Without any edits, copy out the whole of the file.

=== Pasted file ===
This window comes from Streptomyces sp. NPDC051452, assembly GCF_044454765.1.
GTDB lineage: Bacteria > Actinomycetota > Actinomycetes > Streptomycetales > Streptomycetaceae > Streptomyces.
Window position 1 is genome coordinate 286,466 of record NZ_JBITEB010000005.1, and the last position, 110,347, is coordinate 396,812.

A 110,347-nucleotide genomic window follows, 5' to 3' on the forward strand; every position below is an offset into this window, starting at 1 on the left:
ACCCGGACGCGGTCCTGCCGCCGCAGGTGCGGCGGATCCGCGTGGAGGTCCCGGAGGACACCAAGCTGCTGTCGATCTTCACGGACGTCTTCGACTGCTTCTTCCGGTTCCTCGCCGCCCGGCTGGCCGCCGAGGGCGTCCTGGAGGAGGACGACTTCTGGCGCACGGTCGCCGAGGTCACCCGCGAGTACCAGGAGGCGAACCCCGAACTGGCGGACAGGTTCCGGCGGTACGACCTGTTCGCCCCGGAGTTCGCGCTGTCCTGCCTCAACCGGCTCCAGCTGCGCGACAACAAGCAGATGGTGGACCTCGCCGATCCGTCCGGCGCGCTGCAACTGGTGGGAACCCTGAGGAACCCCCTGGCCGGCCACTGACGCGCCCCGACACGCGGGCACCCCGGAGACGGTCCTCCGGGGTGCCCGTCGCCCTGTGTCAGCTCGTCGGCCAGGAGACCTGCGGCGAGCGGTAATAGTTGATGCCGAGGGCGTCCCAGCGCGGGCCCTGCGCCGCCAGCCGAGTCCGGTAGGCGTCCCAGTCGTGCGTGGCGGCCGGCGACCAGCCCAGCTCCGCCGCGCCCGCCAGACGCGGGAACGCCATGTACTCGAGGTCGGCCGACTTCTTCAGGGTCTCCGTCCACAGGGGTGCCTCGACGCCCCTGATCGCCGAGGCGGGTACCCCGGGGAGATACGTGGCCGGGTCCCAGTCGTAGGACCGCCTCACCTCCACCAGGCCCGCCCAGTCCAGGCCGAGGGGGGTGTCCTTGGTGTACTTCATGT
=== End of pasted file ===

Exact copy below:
This window comes from Streptomyces sp. NPDC051452, assembly GCF_044454765.1.
GTDB lineage: Bacteria > Actinomycetota > Actinomycetes > Streptomycetales > Streptomycetaceae > Streptomyces.
Window position 1 is genome coordinate 286,466 of record NZ_JBITEB010000005.1, and the last position, 110,347, is coordinate 396,812.

A 110,347-nucleotide genomic window follows, 5' to 3' on the forward strand; every position below is an offset into this window, starting at 1 on the left:
ACCCGGACGCGGTCCTGCCGCCGCAGGTGCGGCGGATCCGCGTGGAGGTCCCGGAGGACACCAAGCTGCTGTCGATCTTCACGGACGTCTTCGACTGCTTCTTCCGGTTCCTCGCCGCCCGGCTGGCCGCCGAGGGCGTCCTGGAGGAGGACGACTTCTGGCGCACGGTCGCCGAGGTCACCCGCGAGTACCAGGAGGCGAACCCCGAACTGGCGGACAGGTTCCGGCGGTACGACCTGTTCGCCCCGGAGTTCGCGCTGTCCTGCCTCAACCGGCTCCAGCTGCGCGACAACAAGCAGATGGTGGACCTCGCCGATCCGTCCGGCGCGCTGCAACTGGTGGGAACCCTGAGGAACCCCCTGGCCGGCCACTGACGCGCCCCGACACGCGGGCACCCCGGAGACGGTCCTCCGGGGTGCCCGTCGCCCTGTGTCAGCTCGTCGGCCAGGAGACCTGCGGCGAGCGGTAATAGTTGATGCCGAGGGCGTCCCAGCGCGGGCCCTGCGCCGCCAGCCGAGTCCGGTAGGCGTCCCAGTCGTGCGTGGCGGCCGGCGACCAGCCCAGCTCCGCCGCGCCCGCCAGACGCGGGAACGCCATGTACTCGAGGTCGGCCGACTTCTTCAGGGTCTCCGTCCACAGGGGTGCCTCGACGCCCCTGATCGCCGAGGCGGGTACCCCGGGGAGATACGTGGCCGGGTCCCAGTCGTAGGACCGCCTCACCTCCACCAGGCCCGCCCAGTCCAGGCCGAGGGGGGTGTCCTTGGTGTACTTCATGT